EXAMPLE 18 5-Bromo-7-N-[(1-ethyl-2-pyrrolidinyl)methyl] carboxamido-2,3-dihydrobenzofuran(19).

The crude acid chloride (18) was dissolved in dry chloroform (25 mL) and added dropwise to an excess of (S)-2-aminomethyl-1-ethylpyrrolidine in chloroform (100 mL), and stirred at room temperature for 2h. The chloroform was concentrated in vacuo and the residue dissolved in 2N HCl. The solution was carefully brought to pH 7 with 10% NaOH and the product extracted with chloroform (3×50 mL). The organic extracts were combined, dried and concentrated to afford a yellow oil which after purification on silica gel [methylene chloridemethanol(9:1)] gave a white solid product (19) (2.3 g, 79%). 1 H NMR (CDCl3) δ 7.85(1H,s), 7.7(NH,bs), 7.15(1H,s), 4.62(2H,t), 3.5(2H,m), 3.2(2H,t), 2.4-3.5(9H,m), 1.05(3H,t); IR(film) 3410, 3320(NH); 1655(CO). Anal. Calcd (Cl high resolution mass spectrum) for C16 H21 N2 O2 Br(M+H)353.0868, found 353.0864. Anal. (C16 H21 N2 O2 BR) C,H.

EXAMPLE 19 5 Tri-Butylstannyl-7-N-[(1-ethyl-2-pyrrol-idinyl) methyl]carboxamido-2,3-dihydrobenzofuran(20)

Bromo compound (19) (0.96 g, 0.0027 mol), hexabutyl ditin (1.87 g, 0.0032 mol), palladium (II) acetate (0.06 g, 3×10-4 mol, 0.1 eq), and tetrakis triphenylphosphine palladium 39 (0.150 g, 1×10-4 mol, 0.05 eq) were placed in a flame-dried flask equipped for reflux under argon and dissolved in dry triethylamine (distilled from calcium hydride and stored over potassium hydroxide) (30 mL). The reaction mixture was heated at 85° C. under argon for 2.5h, cooled, and the solvent removed in vacuo to afford a black oil. The crude product was dissolved in methylene chloride (100 mL) and filtered through celite to remove precipitated palladium metal. The filtrate was concentrated and the yellow oily residue purified on silica gel. The column was eluted initially with chloroform to remove excess hexabutyl ditin and phosphines and then 10% methanolic chloroform was added to elute the pure product which upon removal of solvent appeared as a yellow oil (0.710 g, 46%). 1 H NMR(CDCl3) δ 8.2(NH), 7.82(1H,s), 7.29(1H,s), 4.62(2H,t), 3.2(2H,t), 4.2-1.6(11H,m), 1.5-0.8(30H,m). The low resolution mass spectrum showed the M+ peak m/e 563.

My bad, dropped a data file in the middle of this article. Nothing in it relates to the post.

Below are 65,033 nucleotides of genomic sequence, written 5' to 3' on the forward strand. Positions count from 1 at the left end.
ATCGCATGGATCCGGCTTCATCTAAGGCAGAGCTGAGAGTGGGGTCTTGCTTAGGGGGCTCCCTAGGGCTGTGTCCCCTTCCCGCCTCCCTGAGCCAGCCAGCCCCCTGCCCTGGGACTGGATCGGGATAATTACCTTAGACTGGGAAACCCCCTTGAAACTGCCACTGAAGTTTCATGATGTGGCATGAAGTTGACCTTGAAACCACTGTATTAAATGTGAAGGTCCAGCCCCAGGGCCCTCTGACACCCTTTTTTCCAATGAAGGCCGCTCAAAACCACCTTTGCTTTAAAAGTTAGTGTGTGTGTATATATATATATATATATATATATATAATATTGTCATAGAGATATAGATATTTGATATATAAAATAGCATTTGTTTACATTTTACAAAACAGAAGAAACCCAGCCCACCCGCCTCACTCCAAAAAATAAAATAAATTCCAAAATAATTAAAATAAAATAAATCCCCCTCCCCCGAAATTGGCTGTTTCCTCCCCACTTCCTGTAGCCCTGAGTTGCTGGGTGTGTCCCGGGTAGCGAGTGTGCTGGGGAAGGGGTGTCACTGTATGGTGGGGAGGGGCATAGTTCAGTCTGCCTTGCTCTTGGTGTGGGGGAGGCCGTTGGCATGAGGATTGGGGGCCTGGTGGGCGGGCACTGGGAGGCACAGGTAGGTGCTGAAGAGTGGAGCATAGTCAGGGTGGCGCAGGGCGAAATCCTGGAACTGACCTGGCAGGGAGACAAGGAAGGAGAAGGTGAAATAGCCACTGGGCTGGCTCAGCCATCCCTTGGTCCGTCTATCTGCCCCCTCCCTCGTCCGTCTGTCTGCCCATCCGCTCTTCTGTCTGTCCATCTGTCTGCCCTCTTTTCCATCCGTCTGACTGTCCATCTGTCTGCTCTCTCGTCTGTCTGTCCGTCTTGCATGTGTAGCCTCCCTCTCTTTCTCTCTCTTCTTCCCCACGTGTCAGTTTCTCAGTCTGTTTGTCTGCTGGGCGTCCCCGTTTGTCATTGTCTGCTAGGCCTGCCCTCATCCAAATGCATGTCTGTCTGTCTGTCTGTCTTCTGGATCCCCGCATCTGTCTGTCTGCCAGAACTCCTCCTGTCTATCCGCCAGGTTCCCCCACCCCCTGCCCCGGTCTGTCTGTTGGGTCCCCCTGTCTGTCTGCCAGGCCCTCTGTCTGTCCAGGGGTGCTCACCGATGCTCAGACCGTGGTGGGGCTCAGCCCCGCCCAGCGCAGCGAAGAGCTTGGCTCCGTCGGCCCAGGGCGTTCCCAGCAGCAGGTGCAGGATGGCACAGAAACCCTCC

EXAMPLE 20 5-Iodo-7-N-[(1-ethyl-2-pyrrolidinyl)methyl]carboxamido-b 2,3-dihydrobenzofuran,IBF(21)

Tin compound (20) (0.5 g, 9×10-4 mol) was dissolved in dry chloroform (30 mL), treated with iodine (0.91 g, 0.0036 mol) and stirred at room temperature overnight under argon. The excess iodine was quenched with a 10% aqueous sodium thiosulfate solution, the organic layer washed with water (2×25 mL) and dried over anhydrous sodium sulfate. The solvent was removed to afford the crude product as a yellow oil which was purified on silica gel to afford the iodo produce, 21, (0.210 g, 59%). 1 H NMR(CDCl3) δ 8.15(NH), 7.91(1H,s), 7.32(1H,s), 4.61(2H,t), 3.8-1.6(11H,m), 1.27(3H,t). Anal Calcd (Cl high resolution mass spectrum) for C16 H21 O2 l(M+H)401.0730, found 401.0726.

EXAMPLE 21 7-Carboxy-2,3-dihydrobenzofuran(22)

To a stirred solution of 2,3-dihydrobenzofuran (1 g, 0.0083 mol) and dry TMEDA (1 eq.) in dry tetrahydrofuran (30 mL) at -10° C. under argon, was added n-BuLi (1.6 M hexane solution) (5 mL, 0.008 mol). The reaction mixture was maintained at this temperature for 20 min and then carbon dioxide was bubbled through the reaction mixture as it warmed to room temperature. The reaction mixture was concentrated in vacuo to afford a yellow oil. The oil was dissolved in 10% sodium hydroxide (100 mL), washed with methylene chloride (2×25 mL), and acidified with HCl. The white solid product was filtered, washed with water and air-dried to afford the carboxylic acid (22) (0.22 g, 18%). 1 H NMR (CDCl3) δ 7.35(1H,d), 7.11(1H,d), 6.59(1H,t), 4.37(2H,t), 2.99(2H,t).